My Christian faith is something that really helps me. It gives me, as Lord Indirjit Singh said, “a sat nav that gives you directions.” I often fail to follow them, as my children will testify whenever I lose my temper; or when I just don’t have the will or the time to help another Sunday Times reader who clearly needs assistance; or a family member or friend who is lonely or confused or depressed whose number I see on my mobile phone and do not pick up because I just cannot bear to speak to them. I fail every day to be a perfect Christian.

But I try to be kind; to be supportive of those who need help; to give to charity; to volunteer at my children’s school; to support my mother; to raise my children to be responsible citizens of the world and all those things that I see as good and Christian.

As Charles Swallow said, I do believe that God is love and that it can be glimpsed whenever I am in the paradise that is my mother’s little island in Norway; when I hear children singing in church; and when the rose in our garden blooms and on lots of other occasions.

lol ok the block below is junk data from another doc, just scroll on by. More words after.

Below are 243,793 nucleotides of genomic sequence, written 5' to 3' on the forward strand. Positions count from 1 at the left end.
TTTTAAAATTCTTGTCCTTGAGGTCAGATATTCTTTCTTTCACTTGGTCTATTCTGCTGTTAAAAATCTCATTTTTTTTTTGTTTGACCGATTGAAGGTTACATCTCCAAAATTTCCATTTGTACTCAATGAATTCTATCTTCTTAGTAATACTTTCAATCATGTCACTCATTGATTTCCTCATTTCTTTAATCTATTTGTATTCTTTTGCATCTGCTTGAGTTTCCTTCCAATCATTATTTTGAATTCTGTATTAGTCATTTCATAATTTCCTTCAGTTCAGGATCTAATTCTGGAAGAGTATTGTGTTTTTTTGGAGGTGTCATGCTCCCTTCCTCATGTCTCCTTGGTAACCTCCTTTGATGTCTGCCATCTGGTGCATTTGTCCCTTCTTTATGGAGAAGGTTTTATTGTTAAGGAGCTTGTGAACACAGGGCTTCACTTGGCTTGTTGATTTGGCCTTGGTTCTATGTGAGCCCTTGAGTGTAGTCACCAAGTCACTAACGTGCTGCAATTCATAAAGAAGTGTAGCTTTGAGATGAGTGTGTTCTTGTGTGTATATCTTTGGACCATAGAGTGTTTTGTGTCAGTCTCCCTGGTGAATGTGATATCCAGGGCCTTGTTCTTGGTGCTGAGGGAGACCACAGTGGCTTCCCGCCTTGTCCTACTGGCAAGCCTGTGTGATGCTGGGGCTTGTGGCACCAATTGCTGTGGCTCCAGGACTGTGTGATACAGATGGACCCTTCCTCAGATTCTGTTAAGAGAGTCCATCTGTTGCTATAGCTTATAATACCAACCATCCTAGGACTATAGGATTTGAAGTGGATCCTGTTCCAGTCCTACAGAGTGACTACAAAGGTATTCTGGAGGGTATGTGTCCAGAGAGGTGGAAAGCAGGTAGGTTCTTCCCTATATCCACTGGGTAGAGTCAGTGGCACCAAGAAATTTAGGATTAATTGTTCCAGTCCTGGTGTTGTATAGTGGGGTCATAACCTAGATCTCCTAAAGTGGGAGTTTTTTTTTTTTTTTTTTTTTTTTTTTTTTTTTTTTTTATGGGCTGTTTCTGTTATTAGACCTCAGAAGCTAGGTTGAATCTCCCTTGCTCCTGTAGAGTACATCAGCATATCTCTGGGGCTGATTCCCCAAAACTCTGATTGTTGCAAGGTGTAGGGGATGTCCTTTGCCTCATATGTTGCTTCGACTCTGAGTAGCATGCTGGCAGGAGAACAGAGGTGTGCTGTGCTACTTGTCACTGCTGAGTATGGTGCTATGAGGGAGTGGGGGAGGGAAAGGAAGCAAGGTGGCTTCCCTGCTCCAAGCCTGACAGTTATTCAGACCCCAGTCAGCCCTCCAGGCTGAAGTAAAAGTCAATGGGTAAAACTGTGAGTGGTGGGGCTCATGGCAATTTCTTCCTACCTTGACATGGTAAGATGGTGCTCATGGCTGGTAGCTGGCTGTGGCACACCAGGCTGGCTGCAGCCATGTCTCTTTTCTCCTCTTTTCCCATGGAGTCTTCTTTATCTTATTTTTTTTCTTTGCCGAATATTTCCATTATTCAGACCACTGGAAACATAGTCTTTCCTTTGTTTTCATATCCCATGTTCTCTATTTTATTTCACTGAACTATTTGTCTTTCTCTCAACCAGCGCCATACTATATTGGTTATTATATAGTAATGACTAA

When atheists do battle with my faith and ask me how God can possibly exist when there is so much suffering in the world – when children are starving in Syria; when the Taliban could want to murder school girls, like Malala, in Pakistan; and how Jimmy Savile could have died after getting away with the sorts of despicable crimes that he committed over so many decades to so many children. I don’t know the best answer to lob at the atheists, but I do know that coming to church and having a faith feels like the strongest bone in my body, and the sat nav that I follow to try to be and do more good, than bad, in this complicated world, and that I am extremely grateful to have it.

Thank you very much for listening.

Holland Park Benefice